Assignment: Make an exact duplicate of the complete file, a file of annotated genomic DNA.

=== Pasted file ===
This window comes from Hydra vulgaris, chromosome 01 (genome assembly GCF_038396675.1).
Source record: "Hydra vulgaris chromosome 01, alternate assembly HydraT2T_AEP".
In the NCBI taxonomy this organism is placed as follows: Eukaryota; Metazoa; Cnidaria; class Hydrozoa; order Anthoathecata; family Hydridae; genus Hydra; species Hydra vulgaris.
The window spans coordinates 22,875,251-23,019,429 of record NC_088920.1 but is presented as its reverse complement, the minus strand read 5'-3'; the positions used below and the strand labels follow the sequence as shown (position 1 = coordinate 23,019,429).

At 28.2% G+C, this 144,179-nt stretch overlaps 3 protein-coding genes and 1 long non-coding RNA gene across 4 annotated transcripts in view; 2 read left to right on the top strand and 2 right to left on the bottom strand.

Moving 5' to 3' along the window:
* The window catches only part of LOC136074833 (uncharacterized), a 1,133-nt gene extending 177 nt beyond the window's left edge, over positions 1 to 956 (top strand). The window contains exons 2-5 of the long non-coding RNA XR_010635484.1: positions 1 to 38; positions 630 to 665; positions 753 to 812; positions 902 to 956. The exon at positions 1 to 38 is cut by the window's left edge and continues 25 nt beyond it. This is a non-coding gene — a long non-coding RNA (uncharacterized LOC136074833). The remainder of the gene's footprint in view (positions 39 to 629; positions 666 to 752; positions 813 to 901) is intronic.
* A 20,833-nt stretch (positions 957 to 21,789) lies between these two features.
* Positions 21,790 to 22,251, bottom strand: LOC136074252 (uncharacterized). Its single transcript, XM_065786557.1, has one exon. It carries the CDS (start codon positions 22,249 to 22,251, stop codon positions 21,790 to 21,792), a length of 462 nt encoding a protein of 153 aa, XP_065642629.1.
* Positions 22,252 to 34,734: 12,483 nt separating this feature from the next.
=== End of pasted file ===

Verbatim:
This window comes from Hydra vulgaris, chromosome 01 (genome assembly GCF_038396675.1).
Source record: "Hydra vulgaris chromosome 01, alternate assembly HydraT2T_AEP".
In the NCBI taxonomy this organism is placed as follows: Eukaryota; Metazoa; Cnidaria; class Hydrozoa; order Anthoathecata; family Hydridae; genus Hydra; species Hydra vulgaris.
The window spans coordinates 22,875,251-23,019,429 of record NC_088920.1 but is presented as its reverse complement, the minus strand read 5'-3'; the positions used below and the strand labels follow the sequence as shown (position 1 = coordinate 23,019,429).

At 28.2% G+C, this 144,179-nt stretch overlaps 3 protein-coding genes and 1 long non-coding RNA gene across 4 annotated transcripts in view; 2 read left to right on the top strand and 2 right to left on the bottom strand.

Moving 5' to 3' along the window:
* The window catches only part of LOC136074833 (uncharacterized), a 1,133-nt gene extending 177 nt beyond the window's left edge, over positions 1 to 956 (top strand). The window contains exons 2-5 of the long non-coding RNA XR_010635484.1: positions 1 to 38; positions 630 to 665; positions 753 to 812; positions 902 to 956. The exon at positions 1 to 38 is cut by the window's left edge and continues 25 nt beyond it. This is a non-coding gene — a long non-coding RNA (uncharacterized LOC136074833). The remainder of the gene's footprint in view (positions 39 to 629; positions 666 to 752; positions 813 to 901) is intronic.
* A 20,833-nt stretch (positions 957 to 21,789) lies between these two features.
* Positions 21,790 to 22,251, bottom strand: LOC136074252 (uncharacterized). Its single transcript, XM_065786557.1, has one exon. It carries the CDS (start codon positions 22,249 to 22,251, stop codon positions 21,790 to 21,792), a length of 462 nt encoding a protein of 153 aa, XP_065642629.1.
* Positions 22,252 to 34,734: 12,483 nt separating this feature from the next.